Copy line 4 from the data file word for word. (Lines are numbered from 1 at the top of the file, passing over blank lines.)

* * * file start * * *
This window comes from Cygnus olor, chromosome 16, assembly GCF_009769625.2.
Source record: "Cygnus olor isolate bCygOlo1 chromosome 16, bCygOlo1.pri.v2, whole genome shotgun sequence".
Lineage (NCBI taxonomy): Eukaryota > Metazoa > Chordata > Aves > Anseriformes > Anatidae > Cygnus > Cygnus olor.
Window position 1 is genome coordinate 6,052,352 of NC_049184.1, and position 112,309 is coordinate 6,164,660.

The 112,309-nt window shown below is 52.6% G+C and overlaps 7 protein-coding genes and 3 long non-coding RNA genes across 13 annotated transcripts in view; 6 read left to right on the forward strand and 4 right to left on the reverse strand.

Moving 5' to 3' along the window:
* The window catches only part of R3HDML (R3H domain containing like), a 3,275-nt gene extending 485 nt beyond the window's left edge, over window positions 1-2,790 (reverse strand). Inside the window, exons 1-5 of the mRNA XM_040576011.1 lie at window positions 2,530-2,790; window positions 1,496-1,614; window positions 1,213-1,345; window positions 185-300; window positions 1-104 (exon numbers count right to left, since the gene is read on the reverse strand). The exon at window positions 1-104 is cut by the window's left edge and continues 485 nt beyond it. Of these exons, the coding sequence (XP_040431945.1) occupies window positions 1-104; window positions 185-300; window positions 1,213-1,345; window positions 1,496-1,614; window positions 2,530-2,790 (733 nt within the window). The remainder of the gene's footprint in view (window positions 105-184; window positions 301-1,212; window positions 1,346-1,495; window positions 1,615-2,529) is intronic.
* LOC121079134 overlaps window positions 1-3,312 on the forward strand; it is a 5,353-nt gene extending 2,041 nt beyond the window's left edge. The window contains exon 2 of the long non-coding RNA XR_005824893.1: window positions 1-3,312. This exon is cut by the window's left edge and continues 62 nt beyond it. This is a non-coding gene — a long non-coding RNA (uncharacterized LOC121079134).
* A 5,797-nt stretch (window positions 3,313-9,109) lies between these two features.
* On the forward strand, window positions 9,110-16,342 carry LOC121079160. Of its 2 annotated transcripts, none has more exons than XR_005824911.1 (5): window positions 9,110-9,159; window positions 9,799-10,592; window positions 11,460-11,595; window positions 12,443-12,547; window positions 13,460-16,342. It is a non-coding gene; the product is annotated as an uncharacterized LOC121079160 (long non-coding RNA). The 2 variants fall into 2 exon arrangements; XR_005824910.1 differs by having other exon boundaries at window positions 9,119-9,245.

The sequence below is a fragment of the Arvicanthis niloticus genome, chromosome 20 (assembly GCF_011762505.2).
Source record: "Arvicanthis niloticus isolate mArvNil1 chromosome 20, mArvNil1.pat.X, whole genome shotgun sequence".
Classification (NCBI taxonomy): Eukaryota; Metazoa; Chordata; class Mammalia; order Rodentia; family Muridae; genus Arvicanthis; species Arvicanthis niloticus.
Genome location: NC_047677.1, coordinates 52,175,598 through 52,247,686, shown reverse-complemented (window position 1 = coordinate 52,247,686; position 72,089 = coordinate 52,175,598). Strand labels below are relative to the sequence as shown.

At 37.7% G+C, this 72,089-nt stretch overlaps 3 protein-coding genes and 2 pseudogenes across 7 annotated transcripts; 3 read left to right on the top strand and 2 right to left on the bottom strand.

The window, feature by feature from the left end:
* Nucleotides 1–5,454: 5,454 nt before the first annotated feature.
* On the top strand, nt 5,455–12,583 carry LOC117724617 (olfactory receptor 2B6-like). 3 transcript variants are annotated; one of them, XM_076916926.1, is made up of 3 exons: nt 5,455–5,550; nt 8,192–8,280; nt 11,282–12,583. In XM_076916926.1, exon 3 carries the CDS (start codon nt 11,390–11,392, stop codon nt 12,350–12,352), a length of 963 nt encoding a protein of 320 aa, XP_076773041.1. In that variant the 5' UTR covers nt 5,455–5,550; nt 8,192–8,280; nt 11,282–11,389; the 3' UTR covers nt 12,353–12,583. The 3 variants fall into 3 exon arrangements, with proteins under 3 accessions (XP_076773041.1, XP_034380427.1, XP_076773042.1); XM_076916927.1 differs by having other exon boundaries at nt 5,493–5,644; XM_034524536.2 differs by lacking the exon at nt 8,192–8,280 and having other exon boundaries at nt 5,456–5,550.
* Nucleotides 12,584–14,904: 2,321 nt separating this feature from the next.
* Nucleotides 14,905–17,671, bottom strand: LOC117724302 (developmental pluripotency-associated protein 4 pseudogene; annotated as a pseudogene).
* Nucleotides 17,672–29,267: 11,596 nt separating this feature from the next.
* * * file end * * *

Window position 1 is genome coordinate 6,052,352 of NC_049184.1, and position 112,309 is coordinate 6,164,660.